There are words I hear every single coaching client say in the beginning of our work together. When they are sharing stories about what they are sad, mad, or frustrated about, they always include sentences that begin with one of these:
- It’s obvious what she thinks about me. I can tell by how she’s acting.
- I have to do it because it’s what he needs me to do for the good of our relationship (for the good of our family)
- They just won’t understand if I…
- My family (partner, friends, etc.) won’t support me if I…
Ugh! Warning Bells! What I hear when people say these kinds of things is “I have these assumption that I haven’t tested, but I just know it’s true. I’m giving all of my power to this belief and not taking action for my own best life.”
Think about one of these stories you tell yourself. A story where you’ve been done wrong by someone. Tell yourself the story. Listen to the words you say. Odds are, you’ve got one of these assumptions going on too.
I will always interrupt a story when I hear these kinds of things. Just like I’m interrupting you now. Do me a favor and ask yourself:
Is that really true? How do I know it’s true? Have I talked with the person about it?
If you’re like most of my clients, those questions will be met with a long and uncomfortable silence. 🙂
It’s OK. I’m happy for that silence because in that moment is a golden opportunity.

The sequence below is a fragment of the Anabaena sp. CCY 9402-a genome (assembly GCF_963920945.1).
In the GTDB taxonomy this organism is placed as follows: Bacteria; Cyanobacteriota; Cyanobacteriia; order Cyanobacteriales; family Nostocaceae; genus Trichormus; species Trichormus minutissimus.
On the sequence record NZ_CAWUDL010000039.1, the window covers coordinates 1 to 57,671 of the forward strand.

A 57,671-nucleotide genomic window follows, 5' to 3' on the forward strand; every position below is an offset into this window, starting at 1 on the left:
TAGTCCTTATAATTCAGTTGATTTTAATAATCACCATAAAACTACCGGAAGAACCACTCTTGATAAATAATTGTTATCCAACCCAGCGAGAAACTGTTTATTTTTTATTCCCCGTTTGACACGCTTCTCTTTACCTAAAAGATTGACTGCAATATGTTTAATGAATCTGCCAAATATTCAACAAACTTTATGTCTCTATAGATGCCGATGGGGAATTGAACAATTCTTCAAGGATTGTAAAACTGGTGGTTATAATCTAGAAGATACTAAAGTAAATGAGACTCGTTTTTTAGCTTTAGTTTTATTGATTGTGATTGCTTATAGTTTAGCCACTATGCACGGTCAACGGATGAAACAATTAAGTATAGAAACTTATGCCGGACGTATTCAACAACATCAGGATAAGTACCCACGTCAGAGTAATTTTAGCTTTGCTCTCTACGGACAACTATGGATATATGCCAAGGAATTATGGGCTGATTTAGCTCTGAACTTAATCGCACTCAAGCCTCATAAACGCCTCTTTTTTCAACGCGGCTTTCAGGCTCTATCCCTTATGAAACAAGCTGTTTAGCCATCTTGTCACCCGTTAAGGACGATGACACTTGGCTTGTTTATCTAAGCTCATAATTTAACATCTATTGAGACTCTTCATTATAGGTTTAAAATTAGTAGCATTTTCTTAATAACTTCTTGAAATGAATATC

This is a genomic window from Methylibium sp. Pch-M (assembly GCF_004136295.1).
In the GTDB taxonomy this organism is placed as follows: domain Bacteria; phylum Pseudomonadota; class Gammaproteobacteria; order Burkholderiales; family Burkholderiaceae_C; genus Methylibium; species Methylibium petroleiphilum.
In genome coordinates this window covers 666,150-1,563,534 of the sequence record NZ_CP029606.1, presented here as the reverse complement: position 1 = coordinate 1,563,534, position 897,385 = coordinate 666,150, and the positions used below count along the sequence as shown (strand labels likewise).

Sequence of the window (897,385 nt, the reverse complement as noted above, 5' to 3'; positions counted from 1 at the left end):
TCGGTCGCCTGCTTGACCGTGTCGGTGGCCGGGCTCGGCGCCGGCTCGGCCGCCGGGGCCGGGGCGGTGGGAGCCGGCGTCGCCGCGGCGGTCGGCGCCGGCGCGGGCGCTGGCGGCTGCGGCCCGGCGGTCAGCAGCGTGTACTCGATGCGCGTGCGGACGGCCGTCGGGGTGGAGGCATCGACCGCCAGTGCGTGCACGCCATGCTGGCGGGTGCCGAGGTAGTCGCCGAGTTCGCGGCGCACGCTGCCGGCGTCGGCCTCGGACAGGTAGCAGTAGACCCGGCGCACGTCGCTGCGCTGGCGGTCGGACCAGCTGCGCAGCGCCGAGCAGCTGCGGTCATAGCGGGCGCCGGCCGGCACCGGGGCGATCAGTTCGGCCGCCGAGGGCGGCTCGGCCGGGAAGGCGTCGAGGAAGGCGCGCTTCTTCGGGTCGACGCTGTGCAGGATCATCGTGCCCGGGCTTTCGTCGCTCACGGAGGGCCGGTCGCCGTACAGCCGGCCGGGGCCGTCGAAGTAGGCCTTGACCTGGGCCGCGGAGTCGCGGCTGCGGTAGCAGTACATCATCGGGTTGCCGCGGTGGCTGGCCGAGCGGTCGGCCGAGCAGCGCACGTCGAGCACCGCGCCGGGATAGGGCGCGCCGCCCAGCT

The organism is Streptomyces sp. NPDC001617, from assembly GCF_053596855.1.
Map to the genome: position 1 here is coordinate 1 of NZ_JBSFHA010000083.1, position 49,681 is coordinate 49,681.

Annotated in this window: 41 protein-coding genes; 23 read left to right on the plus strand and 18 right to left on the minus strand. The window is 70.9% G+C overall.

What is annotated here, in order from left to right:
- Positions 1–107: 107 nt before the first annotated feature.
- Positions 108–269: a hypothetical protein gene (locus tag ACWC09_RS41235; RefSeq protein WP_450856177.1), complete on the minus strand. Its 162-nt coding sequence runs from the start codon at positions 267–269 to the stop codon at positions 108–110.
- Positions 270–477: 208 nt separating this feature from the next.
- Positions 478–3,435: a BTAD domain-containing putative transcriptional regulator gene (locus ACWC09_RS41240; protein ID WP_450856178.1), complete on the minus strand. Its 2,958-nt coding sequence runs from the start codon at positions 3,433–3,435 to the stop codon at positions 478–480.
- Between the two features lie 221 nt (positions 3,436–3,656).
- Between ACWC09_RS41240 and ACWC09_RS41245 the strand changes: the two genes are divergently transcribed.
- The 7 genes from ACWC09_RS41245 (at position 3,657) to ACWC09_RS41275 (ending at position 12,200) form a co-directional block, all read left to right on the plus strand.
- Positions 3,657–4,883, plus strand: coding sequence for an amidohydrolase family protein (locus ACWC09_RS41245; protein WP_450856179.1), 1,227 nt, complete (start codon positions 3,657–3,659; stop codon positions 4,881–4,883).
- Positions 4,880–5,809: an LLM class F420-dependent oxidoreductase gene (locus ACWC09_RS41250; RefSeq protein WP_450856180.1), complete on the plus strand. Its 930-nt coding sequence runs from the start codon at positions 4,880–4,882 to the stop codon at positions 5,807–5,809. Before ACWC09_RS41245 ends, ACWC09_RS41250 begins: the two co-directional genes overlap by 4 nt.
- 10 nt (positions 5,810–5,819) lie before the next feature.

The opportunity to step into leading your life…even if it’s just for a moment. To question your assumption. To choose to seek out the truth and take action based on the truth, rather than continuing to hold yourself back based on what could be completely made up in your head.
If the answer is ‘no, I haven’t talked to them’ (even if it’s followed by ‘but I just know!’), what can you do about it? Can you be courageous enough to talk with the person and check in about your assumptions?
Can you be courageous enough to look inside yourself? Are you complaining about what you believe someone else has though, said or done, because deep down inside you’re hiding that you are the one who harbors those thoughts or has said or done something you regret?
It was my dad who first shared this pearl of wisdom with me that I’m about to share with you. You see, there’s an easy way to remember how to spell the word ‘assume.’ Know what it is? When you assume, it makes an ‘ass’ out of ‘u’ and ‘me’.
Checking in on your assumptions is so critical to leading your very best life. I believe that most of us have been conditioned to make the worst possible assumption in any given situation. You assume the other person wants to hold you back. Did something to hurt you. Doesn’t think you’re smart enough. Cool enough. Good enough.
But with very few exceptions, when I’ve challenged clients to check in on their assumptions, or even when I’ve checked in on my own, they are often proven false. What lies beyond them is a big beautiful world of possibility. Of feeling free and supported to lead your best life.